An American in Aldeburgh

Best wishes go to Andrew Litton (right) who conducts the opening night of Benjamin Britten's Billy Budd for English National Opera in London tomorrow. (Yes I know it isn't really in Aldeburgh, but why let the facts stand in the way of a good headline?).

The production, which is new to London, is the highly acclaimed joint Welsh National Opera and Opera Australia staging designed by Neil Armfield, and with Simon Keenlyside as Billy Budd heading the all-male cast.

American Andrew Litton received rave reviews for his conducting of Billy Budd in its performances at Welsh National Opera. Maestro Litton is of course no stranger to the UK, and did wonderful things as music director of the Bournemouth Symphony Orchestra between 1988 and 1994 - long before the orchestra and Marin Alsop were 'discovered' by the media and Naxos.

And of course Britten had close associations with the America. As this is being written on the fifteenth anniversary of Aaron Copland's death it is topical to note that Britten and Peter Pears gave the first performance of the first set of Copland's Old American Songs at the 1950 Aldeburgh Festival. Copland wrote of Britten: 'I thought of him as the voice of England, and he, in turn, considered me the American spokesman. We had many of the same sympathies, musical and other kinds, and we knew we faced similar problems' - how true.

All the signs are that Billy Budd will be a resounding success for English National Opera which has an enviable history of artistic excellence. My own operatic epiphany took place in the 1970's with their productions (in English) of the Ring under Reginald Goodall (it is scandalous that there is no acceptable biography of this fine, but controversial, conductor on the internet - add to task list Pliable), and a never-to-be-forgotten Mastersingers under Charles Mackerras. ENO desperately need a morale boost as they lurch into yet another management crisis with the shock resignation this week of their artistic director and chief executice Sean Doran. The current climate is so harsh for our cultural institutions as they fight falling attendances and sea changes in content distribution. Do they really need to contribute their own self-destruction to it?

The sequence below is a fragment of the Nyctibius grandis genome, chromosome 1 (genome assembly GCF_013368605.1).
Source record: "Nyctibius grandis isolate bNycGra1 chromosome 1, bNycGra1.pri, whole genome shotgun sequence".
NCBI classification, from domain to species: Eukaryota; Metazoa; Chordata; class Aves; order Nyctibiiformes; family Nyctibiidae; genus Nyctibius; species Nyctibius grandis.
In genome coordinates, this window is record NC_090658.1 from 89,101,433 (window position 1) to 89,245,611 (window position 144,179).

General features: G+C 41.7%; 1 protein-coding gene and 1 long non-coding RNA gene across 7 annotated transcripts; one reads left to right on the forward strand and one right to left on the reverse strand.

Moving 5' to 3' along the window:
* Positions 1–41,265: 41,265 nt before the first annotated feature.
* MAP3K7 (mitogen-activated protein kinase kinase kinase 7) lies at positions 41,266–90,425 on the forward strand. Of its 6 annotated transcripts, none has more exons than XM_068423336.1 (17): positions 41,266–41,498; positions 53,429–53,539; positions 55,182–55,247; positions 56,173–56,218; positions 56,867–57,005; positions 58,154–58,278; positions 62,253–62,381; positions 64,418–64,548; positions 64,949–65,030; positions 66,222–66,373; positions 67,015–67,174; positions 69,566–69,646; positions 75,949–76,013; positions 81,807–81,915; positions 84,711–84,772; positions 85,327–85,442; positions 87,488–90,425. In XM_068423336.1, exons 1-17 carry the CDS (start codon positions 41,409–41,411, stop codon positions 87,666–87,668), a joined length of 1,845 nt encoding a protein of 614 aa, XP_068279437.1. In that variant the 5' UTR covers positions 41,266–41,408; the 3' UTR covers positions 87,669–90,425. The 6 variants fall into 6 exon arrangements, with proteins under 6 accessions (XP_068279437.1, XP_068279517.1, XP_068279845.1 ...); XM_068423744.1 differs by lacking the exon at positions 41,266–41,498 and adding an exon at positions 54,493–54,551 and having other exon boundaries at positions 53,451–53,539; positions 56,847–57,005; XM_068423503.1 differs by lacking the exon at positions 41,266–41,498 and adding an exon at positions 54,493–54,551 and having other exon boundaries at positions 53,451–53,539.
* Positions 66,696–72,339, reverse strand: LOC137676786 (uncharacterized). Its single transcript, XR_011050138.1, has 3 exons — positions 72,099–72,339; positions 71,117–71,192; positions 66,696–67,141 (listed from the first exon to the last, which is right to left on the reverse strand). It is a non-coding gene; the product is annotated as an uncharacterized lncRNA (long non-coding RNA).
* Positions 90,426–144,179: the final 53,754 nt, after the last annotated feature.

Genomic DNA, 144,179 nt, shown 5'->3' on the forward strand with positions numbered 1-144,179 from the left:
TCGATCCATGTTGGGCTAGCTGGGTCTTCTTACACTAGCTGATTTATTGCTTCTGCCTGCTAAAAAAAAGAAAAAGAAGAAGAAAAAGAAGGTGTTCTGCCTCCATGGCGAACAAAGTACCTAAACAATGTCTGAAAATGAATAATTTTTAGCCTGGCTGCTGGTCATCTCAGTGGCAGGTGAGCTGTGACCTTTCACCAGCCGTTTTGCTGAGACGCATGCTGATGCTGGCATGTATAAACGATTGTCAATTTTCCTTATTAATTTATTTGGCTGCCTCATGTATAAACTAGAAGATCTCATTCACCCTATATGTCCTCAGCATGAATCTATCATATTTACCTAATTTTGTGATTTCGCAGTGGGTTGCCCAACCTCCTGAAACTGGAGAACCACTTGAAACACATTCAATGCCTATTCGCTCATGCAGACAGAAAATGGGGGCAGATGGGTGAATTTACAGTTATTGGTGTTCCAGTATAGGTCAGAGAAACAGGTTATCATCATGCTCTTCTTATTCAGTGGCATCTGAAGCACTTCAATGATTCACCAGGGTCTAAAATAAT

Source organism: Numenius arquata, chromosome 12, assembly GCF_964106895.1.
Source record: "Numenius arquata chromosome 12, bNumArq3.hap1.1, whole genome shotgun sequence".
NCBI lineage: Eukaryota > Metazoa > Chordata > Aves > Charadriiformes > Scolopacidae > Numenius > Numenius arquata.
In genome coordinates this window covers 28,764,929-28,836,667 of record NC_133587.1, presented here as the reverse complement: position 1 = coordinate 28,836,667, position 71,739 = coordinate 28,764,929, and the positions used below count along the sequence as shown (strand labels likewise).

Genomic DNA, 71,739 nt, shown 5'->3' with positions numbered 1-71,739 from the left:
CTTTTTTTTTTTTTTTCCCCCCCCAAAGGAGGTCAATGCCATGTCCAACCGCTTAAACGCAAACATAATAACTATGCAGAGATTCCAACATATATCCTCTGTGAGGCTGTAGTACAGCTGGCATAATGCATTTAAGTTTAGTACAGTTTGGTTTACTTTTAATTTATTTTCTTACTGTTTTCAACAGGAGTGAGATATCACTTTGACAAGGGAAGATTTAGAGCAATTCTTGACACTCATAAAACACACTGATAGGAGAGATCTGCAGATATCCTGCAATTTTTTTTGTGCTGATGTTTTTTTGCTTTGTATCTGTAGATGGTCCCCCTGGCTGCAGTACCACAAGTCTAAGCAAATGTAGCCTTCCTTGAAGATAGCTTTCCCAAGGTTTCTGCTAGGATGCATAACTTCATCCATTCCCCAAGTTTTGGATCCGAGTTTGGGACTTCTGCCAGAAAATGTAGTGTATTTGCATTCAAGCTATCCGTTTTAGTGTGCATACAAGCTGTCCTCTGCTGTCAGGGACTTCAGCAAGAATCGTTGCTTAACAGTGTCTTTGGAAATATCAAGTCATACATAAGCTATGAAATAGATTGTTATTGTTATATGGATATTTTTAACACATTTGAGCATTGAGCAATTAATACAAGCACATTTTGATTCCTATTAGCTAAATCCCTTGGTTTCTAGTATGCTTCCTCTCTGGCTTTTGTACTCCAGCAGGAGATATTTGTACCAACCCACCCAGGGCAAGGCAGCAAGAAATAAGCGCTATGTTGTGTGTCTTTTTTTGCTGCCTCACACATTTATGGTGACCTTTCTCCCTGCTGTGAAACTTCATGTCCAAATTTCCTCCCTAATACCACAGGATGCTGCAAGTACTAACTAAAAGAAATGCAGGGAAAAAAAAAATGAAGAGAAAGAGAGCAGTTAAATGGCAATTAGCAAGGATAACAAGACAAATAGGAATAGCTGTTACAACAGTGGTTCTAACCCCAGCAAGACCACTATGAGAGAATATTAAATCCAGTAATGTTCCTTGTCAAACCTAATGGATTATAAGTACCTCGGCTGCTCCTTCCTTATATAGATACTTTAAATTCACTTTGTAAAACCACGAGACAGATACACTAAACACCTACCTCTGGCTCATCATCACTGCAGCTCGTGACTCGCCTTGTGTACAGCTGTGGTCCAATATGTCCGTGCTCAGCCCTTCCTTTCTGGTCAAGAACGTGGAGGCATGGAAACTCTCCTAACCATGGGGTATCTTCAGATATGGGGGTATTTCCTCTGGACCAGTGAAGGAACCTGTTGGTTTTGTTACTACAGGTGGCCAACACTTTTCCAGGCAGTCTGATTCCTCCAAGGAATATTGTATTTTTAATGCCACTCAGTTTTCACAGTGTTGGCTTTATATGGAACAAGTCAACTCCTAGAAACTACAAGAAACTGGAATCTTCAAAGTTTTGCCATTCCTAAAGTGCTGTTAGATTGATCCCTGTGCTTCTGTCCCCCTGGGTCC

And follow this link to today's Guardian editorial comment on the English National Opera's current problems.

Photo credit - Abeille Musique
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Henry Holland said…
Re: the Guardian article.

Really, why bother? Why doesn't opera just up and die already, so that it doesn't clog up huge buildings on Bow Street and St. Martin's Lane? /sarcasm

16 million pounds (sorry, I'm a Yank, I don't have the pound sterling key on my computer) is all ENO gets? And that's considered a *high* subsidy? Yikes.

As for Sean Doran, he was in over his head and never should have been hired in the first place. Of course, if he'd revived Birtwistle's incredible The Mask of Orpheus--which did turn away business in its only run--I'd be wailing and lamenting his departure, so, oh well.

I'm really, really getting bored to feckin' tears with these "the sky is falling" articles/editorials about the arts. Almost every art form I love--classical, opera, rock/pop music, theatre, jazz, movies--is said to be a dinosaur, on their way out as the pathetically sought after 25 year olds don't bother with them, as we await the Glorious Digital Revolution to usher us in to a new world of.....what, exactly?

What about going after 40-60 year olds with kids out of the house and money to spend on something other than an Oxbridge education for little Graham and Sarah? Oh, wait, I know why: those audiences aren't "sexy", they aren't "cutting edge", they're not something that Mega Corporations can sell disposable, worthless tat to.

I frankly don't give a toss if opera is "relevant" to some loathsome spotty juvenile in trainers and a tracksuit. It's pathetic to see ENO chasing after them, it's doomed to failure.

As John Cleese says in the great Monty Python "Dirty fork at the restaurant" sketch: It mades me mad.

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